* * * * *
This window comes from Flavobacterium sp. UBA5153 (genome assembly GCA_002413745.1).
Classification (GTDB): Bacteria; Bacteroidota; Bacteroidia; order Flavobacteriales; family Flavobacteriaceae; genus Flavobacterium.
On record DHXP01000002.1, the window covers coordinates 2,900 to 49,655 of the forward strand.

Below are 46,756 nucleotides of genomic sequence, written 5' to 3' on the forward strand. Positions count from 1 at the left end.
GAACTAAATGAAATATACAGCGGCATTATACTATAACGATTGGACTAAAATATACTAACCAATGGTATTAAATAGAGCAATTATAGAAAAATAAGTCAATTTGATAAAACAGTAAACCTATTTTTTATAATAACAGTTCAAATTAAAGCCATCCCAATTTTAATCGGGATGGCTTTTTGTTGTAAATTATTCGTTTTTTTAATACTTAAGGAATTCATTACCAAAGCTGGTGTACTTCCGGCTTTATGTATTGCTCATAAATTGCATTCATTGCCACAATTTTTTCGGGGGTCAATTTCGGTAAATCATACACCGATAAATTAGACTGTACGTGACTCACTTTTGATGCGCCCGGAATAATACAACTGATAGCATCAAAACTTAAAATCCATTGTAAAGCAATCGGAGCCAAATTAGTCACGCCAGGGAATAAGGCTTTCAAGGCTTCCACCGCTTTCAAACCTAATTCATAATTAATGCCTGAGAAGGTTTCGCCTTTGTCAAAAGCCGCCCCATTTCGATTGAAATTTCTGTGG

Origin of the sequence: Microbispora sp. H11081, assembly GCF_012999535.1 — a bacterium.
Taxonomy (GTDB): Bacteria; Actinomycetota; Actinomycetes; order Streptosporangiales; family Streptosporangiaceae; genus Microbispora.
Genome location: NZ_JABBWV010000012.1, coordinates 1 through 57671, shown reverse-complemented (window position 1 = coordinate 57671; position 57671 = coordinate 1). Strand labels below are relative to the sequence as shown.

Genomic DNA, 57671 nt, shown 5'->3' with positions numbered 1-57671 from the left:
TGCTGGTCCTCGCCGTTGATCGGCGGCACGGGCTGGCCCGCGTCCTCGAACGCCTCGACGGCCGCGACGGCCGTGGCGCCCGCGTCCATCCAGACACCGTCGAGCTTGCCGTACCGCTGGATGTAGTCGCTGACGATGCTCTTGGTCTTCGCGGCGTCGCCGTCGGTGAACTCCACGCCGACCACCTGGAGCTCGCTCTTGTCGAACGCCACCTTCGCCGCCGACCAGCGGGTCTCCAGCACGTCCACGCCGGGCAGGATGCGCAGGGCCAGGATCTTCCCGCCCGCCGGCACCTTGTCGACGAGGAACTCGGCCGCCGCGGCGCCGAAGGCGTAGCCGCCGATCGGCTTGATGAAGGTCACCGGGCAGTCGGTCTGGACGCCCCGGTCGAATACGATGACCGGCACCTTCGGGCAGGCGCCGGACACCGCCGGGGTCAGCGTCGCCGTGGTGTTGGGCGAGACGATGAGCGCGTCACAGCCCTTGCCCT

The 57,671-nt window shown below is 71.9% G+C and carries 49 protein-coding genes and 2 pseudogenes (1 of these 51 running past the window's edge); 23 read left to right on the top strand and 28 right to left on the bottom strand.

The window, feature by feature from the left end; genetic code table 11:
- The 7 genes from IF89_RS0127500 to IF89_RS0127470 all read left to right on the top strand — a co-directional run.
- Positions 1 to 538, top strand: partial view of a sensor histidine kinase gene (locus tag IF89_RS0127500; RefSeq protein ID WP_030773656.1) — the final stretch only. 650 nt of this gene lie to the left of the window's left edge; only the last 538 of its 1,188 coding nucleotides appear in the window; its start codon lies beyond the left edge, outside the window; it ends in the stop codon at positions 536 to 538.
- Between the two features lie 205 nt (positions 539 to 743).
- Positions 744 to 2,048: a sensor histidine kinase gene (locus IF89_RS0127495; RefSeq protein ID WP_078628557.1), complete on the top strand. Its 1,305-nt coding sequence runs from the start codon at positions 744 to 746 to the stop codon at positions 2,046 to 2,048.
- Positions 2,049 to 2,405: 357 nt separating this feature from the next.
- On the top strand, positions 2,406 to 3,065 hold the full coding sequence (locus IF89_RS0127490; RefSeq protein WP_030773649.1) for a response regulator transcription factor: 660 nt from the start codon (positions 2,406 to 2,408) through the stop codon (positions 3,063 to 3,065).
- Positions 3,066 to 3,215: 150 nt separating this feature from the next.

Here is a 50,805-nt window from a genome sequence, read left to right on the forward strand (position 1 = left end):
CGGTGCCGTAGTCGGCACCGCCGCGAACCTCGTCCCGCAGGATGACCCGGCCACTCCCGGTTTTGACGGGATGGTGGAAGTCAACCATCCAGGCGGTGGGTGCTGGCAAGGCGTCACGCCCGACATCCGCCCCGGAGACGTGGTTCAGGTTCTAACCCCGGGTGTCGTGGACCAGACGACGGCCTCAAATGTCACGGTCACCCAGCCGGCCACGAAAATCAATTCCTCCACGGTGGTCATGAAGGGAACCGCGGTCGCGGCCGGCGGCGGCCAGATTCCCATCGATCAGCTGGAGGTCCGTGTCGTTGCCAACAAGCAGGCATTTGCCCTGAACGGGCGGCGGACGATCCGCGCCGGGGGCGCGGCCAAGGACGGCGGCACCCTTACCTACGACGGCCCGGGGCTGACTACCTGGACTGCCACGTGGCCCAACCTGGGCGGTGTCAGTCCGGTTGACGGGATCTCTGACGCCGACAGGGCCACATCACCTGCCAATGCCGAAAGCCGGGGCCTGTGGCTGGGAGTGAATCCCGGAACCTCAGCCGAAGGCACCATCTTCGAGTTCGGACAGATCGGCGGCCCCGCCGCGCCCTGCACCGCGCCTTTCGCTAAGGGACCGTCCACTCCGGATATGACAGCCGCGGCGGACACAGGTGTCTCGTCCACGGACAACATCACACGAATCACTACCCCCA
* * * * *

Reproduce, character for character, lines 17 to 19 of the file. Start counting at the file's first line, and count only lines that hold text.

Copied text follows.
- Positions 2,049 to 2,405: 357 nt separating this feature from the next.
- On the top strand, positions 2,406 to 3,065 hold the full coding sequence (locus IF89_RS0127490; RefSeq protein WP_030773649.1) for a response regulator transcription factor: 660 nt from the start codon (positions 2,406 to 2,408) through the stop codon (positions 3,063 to 3,065).
- Positions 3,066 to 3,215: 150 nt separating this feature from the next.